I further think that Grotzinger's statement gave us a clear indication: There won't be anything 'earth-shaking'! So it shall be ... ! But not because it's all rocks, no way! Rather because of the information policy and - to some extent - I could even understand their 'procedures' if what we theorize here were indeed true.

In other words: I'd be really surprised if NASA/JPL published any MAHLI close-ups of things that look like what's been mentioned in the OP throughout the further course of the mission. I don't like the idea, but I can't fight the feeling that that's gonna be the policy they're adhering to ...
edit on 14-7-2013 by jeep3r because: text



posted on Jul, 14 2013 @ 09:09 AM
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reply to post by jeep3r
 





Thanks a lot, Arken. It just needed to be posted IMO, although I didn't expect NASA/JPL to 'really' leave Glenelg behind without looking into some of the stuff we discussed here on ATS ...


Just an observation, but they did see what we here at ATS discussed (as it was their pictures) and they do understand what everyone saw were in fact rocks.

It is only on a conspiracy forum that people make out rocks to be something other than just rocks..



posted on Jul, 14 2013 @ 09:18 AM
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reply to post by jeep3r
 


Im with you jeeper. All these strange artifacts in my opinion WILL have been inspected. But THEY try to pull us off by pretending to be doing totally boring experiments of which some of the results were unsurprising anyway!!..



posted on Jul, 14 2013 @ 09:21 AM
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reply to post by tsurfer2000h
 


Of course, most of us here on ATS are 'just' conspiracists and not geologists, scientists etc. (although there are indeed some academics and knowledgable people around).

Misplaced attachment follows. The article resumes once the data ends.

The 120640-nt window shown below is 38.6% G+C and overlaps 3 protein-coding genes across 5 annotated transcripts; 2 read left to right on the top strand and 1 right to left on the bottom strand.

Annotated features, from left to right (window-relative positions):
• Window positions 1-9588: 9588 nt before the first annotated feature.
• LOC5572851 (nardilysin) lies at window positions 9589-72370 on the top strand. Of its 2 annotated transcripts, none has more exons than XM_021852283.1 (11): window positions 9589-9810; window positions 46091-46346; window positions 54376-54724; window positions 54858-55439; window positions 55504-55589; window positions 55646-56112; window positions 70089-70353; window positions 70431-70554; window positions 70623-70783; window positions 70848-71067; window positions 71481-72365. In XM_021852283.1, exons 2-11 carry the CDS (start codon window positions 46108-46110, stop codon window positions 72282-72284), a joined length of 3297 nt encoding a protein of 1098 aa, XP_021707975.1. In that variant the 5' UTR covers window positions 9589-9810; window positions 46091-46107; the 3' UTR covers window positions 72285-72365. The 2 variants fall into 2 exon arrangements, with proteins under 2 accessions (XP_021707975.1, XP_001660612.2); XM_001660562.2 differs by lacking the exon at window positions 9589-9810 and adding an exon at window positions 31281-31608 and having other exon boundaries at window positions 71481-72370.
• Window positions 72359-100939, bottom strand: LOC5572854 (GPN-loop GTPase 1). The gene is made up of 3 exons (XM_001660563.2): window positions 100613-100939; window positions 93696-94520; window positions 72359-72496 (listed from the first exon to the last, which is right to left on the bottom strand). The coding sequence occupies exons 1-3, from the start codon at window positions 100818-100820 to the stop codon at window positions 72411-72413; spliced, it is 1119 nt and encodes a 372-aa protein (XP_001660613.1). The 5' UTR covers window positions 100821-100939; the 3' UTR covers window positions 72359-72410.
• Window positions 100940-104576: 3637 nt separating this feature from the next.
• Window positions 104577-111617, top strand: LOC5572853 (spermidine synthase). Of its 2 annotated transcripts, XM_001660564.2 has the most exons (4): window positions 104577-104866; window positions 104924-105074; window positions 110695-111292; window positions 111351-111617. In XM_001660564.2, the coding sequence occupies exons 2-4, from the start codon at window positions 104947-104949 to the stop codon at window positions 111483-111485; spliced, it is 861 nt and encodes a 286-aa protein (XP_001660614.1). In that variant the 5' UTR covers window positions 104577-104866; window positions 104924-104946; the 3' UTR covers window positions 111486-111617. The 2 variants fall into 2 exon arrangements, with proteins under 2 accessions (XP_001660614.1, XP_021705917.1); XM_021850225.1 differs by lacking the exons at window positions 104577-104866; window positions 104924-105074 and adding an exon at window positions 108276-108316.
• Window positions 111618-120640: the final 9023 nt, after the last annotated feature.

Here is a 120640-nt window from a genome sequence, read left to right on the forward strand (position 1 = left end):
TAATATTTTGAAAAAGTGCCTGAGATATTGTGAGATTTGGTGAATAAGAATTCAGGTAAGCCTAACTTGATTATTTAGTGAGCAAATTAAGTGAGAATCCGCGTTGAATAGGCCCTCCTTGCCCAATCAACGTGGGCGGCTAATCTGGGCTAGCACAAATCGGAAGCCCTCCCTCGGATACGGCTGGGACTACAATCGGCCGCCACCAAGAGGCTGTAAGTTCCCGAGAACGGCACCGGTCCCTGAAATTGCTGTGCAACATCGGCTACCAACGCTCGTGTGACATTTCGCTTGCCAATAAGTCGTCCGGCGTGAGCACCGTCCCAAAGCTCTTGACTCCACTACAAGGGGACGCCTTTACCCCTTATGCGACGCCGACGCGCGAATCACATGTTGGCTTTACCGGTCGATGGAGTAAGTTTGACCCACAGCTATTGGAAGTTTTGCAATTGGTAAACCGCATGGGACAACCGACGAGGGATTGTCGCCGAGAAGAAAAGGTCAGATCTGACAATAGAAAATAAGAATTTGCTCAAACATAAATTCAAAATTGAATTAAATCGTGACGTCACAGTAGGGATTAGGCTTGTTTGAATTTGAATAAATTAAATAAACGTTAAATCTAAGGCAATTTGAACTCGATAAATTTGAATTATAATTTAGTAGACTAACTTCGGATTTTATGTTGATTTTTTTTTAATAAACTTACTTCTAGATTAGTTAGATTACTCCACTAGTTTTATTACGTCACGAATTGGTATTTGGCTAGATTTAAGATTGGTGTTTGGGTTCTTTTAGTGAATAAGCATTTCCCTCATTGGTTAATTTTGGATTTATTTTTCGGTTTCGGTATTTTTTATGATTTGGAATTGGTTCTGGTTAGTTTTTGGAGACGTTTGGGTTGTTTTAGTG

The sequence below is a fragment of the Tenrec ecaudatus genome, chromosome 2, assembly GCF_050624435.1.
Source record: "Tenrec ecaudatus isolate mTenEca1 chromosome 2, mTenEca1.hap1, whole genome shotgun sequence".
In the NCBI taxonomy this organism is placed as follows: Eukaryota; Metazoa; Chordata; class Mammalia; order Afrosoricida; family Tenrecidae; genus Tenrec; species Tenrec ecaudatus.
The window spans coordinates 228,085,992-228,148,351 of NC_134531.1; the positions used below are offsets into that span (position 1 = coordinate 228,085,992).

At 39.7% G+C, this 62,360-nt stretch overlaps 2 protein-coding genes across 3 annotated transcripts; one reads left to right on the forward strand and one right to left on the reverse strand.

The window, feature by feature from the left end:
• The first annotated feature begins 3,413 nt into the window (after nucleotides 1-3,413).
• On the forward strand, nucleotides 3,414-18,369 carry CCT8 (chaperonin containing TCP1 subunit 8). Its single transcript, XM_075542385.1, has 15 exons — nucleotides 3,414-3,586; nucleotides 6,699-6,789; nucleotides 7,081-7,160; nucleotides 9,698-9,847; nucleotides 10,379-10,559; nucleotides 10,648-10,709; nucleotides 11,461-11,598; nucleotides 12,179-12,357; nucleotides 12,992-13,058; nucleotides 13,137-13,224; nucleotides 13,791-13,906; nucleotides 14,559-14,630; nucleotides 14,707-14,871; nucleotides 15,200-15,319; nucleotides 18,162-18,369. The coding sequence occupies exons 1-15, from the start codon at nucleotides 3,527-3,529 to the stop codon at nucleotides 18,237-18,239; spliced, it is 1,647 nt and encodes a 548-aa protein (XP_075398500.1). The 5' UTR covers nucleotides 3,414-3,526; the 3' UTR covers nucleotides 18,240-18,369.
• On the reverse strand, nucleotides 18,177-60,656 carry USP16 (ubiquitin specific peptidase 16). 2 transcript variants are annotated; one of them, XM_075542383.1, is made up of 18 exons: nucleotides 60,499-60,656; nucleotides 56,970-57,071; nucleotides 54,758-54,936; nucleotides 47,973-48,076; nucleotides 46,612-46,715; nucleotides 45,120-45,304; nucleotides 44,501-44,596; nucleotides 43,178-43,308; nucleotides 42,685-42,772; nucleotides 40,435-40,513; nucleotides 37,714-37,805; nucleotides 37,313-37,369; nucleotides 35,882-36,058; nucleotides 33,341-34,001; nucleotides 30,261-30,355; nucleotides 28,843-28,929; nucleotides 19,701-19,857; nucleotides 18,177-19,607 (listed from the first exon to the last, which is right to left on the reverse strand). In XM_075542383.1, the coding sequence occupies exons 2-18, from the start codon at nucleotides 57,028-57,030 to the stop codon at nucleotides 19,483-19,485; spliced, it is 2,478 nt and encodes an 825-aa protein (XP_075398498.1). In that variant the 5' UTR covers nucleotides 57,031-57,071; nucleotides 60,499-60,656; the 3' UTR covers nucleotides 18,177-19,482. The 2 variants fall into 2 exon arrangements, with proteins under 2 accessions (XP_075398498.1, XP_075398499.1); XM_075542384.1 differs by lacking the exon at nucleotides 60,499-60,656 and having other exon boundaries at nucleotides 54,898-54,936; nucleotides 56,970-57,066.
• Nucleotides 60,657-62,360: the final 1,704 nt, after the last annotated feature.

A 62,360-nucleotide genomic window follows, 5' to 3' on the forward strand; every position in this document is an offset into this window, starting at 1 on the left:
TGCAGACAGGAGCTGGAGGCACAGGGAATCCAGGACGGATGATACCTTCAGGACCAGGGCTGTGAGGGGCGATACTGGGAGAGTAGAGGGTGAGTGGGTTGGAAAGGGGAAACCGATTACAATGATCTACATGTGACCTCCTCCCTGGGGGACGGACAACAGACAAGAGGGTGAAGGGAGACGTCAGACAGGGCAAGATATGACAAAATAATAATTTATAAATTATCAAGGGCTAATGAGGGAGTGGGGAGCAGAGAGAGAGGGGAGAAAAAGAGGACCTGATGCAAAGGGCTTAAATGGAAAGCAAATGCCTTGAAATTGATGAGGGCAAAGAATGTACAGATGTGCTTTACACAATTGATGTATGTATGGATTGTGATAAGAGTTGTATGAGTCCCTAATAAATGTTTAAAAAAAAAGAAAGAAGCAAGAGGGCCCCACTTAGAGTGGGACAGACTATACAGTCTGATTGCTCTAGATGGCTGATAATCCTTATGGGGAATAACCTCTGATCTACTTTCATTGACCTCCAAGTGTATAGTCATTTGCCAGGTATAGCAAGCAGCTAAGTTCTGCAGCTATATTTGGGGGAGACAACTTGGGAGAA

But independent of our level of education:
All the things we discussed and highlighted did stand out when compared to the rest. So one might want to ask: why publish TONS of images of apparently feature-less rocks and not some good close-ups of the stuff that creates big discussions? Even if it were 'just' to prove it's nothing but plain rocks ... but they didn't do us that favor and I really wonder why
edit on 14-7-2013 by jeep3r because: text



posted on Jul, 14 2013 @ 09:21 AM
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reply to post by jeep3r
 


If there is really missed opportunities or intentional suppression imagine how history will such incompetence or intentional deception. I too believe that there are questions that can only have one answer and in the end heads should roll or reputations will be destroyed...



posted on Jul, 14 2013 @ 09:57 AM
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I think they didn't examine those "anomalies" more closely because they know them for what they are - ventrifacts and other erosion features. An interesting rock is still a rock, and devoting time and resources to examining it closely for no reason other than "it looks like an anomaly" would be a waste.